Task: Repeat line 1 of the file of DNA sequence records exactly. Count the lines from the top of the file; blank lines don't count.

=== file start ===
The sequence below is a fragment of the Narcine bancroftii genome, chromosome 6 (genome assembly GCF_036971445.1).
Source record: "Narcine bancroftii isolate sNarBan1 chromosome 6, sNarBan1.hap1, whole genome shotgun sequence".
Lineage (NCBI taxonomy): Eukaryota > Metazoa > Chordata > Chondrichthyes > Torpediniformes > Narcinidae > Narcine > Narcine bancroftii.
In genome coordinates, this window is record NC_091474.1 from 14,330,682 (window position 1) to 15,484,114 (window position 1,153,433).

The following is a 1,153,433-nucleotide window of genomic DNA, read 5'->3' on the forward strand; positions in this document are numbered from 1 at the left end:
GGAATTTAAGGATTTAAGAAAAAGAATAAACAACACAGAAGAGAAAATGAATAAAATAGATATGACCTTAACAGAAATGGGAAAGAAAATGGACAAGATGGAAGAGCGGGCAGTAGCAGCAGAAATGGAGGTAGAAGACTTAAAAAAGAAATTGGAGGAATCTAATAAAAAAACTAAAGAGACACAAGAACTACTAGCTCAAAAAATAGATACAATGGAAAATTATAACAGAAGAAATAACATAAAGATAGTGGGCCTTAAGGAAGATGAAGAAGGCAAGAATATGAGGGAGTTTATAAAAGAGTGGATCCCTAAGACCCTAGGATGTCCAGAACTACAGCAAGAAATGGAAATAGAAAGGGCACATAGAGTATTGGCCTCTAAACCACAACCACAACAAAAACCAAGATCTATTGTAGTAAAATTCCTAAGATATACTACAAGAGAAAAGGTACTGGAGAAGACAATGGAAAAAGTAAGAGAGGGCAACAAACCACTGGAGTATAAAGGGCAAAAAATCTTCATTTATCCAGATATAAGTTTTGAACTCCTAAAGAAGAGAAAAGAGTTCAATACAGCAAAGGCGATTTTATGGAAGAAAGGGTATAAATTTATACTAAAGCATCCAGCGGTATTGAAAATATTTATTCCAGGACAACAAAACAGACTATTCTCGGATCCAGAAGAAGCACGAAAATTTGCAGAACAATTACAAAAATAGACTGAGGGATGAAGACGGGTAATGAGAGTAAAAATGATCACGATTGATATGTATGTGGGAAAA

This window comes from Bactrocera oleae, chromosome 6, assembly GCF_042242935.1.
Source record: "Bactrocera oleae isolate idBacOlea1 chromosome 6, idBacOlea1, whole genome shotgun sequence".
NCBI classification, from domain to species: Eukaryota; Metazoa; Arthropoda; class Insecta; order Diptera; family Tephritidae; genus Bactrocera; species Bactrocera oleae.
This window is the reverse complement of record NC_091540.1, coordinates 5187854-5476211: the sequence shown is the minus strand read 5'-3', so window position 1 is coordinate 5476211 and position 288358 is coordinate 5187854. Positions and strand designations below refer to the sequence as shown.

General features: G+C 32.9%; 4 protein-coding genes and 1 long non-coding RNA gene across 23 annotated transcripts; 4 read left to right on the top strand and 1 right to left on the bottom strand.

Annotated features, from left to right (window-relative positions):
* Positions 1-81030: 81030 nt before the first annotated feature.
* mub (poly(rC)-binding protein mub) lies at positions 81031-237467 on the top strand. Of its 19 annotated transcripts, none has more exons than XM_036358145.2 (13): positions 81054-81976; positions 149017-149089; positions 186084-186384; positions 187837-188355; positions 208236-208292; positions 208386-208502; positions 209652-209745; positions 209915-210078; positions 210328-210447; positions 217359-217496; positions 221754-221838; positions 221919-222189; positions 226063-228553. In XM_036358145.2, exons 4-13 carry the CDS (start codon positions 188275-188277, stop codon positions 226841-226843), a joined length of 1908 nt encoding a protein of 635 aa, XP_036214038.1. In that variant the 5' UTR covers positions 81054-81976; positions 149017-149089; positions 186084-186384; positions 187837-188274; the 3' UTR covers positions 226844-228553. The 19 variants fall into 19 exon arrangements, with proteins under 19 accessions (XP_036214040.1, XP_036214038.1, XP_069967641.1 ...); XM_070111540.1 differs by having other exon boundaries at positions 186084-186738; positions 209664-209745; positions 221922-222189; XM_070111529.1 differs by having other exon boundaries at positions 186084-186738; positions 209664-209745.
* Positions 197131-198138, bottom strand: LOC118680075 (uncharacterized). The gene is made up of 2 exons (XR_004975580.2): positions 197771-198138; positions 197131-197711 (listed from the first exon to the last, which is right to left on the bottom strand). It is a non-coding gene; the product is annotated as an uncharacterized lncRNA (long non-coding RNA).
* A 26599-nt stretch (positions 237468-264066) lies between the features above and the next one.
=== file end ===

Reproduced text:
The sequence below is a fragment of the Narcine bancroftii genome, chromosome 6 (genome assembly GCF_036971445.1).